Through most of the film, Astrid (and the viewer through the camera work) seems to experience the growing foetus in her womb as part of herself, not a separate yet still invisible person.[20] The film contains advanced image technology, several short sequences of high-resolution endoscopic film of a foetus, including a tiny hand and foot from actual footage of prenatal surgery shown, for example, with the title information after the introduction, and on the DVD menu selection. No such surgery takes place in the plot. These short sequences destabilise the unity of pregnant woman and unborn baby. For the audience, they are proof of a growing person, and they call for an emotional reaction at the very beginning.

The fact that Astrid had begun to talk to her baby as such an individual is evident only in Astrid’s final words in the film. After a cut to a white screen, the viewer hears only her soft voice say, ‘I miss you’. (min. 1:34:48). The baby is no longer a part of her. A short silence follows. It emphasises the absence of a heartbeat until the electronic music starts, itself reminiscent of heart sounds, accompanying the credits. This simple sentence also indicates that the mourning has just begun.

Also worth noting is the gap or abyss that emerges between the medical apparatus and affected individuals’ ability to process medical information provided, which leads to a breakdown of language. In several key scenes, the film replaces dialogue with the protagonist’s long silent gazes at the viewer: after the first diagnosis when Markus calms Astrid and embraces her on the top of a parking structure (min. 10:37),[21] after the counselling session, when she looks at the viewer in the car’s rear mirror (min. 44:18), and in the church (min. 1:13:00). She appears to be asking the viewer what they would do.[22] There is no response to her silent questions. The gap of silence opens the intuitive space where the pregnant woman evaluates her situation and knows what is best for the foetus. It is a metaphorical space for the conflict response that the legislators Süßwirth and Marx were convinced only the future mother could give. This role is closely tied to the representation of motherhood as biological.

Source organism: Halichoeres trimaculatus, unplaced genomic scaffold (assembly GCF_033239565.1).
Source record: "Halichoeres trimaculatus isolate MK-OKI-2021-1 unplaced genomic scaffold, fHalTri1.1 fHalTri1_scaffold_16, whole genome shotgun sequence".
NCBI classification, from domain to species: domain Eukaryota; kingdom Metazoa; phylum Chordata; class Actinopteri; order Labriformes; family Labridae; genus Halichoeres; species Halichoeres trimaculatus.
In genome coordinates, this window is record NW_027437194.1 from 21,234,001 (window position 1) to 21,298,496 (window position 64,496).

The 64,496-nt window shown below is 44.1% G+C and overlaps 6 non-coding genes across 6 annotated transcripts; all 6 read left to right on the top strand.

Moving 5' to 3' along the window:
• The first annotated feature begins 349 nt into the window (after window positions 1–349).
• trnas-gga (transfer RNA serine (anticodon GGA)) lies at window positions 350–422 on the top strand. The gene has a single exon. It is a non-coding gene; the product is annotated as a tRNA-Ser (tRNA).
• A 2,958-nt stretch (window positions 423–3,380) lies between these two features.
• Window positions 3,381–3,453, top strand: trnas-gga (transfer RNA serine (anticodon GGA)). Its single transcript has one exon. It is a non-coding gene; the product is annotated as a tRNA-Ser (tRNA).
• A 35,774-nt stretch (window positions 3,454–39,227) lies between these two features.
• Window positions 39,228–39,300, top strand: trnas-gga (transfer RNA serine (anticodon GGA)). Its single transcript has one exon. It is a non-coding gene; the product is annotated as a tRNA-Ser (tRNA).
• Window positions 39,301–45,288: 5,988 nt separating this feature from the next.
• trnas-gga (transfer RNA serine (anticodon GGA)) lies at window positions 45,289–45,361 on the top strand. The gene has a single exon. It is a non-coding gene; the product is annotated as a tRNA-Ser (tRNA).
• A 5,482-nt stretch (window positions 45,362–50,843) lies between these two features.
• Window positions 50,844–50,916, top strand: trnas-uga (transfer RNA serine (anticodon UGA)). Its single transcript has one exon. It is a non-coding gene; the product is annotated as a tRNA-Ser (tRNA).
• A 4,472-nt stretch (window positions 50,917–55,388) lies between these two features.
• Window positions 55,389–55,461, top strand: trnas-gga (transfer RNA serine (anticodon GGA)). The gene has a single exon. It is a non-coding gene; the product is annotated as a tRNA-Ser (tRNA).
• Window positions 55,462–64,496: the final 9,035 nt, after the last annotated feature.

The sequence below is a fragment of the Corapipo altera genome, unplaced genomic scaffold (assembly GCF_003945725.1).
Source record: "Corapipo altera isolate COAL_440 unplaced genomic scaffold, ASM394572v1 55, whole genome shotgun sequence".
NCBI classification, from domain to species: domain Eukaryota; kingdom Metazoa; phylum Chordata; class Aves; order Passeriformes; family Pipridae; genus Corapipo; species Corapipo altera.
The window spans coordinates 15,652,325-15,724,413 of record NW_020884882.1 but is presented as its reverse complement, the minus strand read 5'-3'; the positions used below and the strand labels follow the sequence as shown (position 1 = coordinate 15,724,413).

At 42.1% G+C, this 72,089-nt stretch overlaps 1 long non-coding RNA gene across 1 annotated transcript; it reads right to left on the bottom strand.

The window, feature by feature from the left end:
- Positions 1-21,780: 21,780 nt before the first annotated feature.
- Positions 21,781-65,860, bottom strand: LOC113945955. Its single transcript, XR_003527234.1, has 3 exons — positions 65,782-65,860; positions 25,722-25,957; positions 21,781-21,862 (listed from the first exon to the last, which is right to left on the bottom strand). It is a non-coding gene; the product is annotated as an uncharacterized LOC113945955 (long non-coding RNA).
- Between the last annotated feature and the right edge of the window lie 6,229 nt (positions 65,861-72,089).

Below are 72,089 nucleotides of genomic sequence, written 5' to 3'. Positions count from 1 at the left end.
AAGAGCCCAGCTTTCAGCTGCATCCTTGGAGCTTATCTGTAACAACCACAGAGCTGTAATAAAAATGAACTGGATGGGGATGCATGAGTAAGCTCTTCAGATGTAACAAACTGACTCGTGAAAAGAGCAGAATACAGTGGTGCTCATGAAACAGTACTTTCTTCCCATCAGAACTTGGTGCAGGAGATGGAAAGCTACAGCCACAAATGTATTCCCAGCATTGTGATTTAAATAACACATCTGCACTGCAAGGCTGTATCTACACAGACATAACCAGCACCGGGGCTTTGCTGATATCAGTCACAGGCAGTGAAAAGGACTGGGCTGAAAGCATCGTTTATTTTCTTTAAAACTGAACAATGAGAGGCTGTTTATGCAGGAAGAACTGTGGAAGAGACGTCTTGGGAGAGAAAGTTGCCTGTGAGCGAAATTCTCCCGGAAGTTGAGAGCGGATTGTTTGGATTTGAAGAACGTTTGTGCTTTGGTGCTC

The first diagnosis scene even reverses the expected order of medical explanation and reaction. As described above, the audience first witnesses Astrid and Markus’ emotional responses before hearing the doctor state the finding of ‘Down Syndrome’. They convey wordless unease, worry, questions, evoking empathy in the viewer. The ultrasound exam scene (at just over half an hour into the film) also keeps the viewer in suspense after it starts off in a light tone. We ask ourselves what is wrong when the doctor’s chatter explaining what he sees to Astrid and Markus falls silent once he gets to the heart. The viewer gets glimpses of the ultrasound image with the heart lighting up in red and blue dots, with the sound of the heartbeat. The doctor, seen in profile, is looking intently at it, averting the parents’ questions with a remark that he has to focus and will explain later. Again, Astrid looks increasingly worried, leading to a direct questioning gaze aimed at the viewer (min. 34:55). The film skips the initial explanation, as if protecting that space from intruders. The camera cuts to Astrid and Markus outside (possibly on top of the parking structure), holding each other silently in a sad manner, seen from behind as if leaving them to their pain, overlooking the sunset. The viewer knows something is very wrong, but gets the information only in the next scene when Astrid and Markus sit at a table across from two doctors (min. 35:47). They are both male, older, in white coats, radiating medical authority and empathy. The surgeon uses images on a laptop screen and a heart model seen in close-up, while explaining two holes in the heart which can probably be operated on at one week, and about a month after birth. The parents seem shocked, and ask brief questions about the details. They hear the child will always have a heart condition, and will pose a lifelong burden to the parents. Although the medical providers explain calmly and slowly, Astrid appears still to be in shock, and to have difficulty processing the information, which results in stuttering and unfinished sentences. The prospect of open-heart surgery and an artificial coma on a new-born baby is very upsetting to her.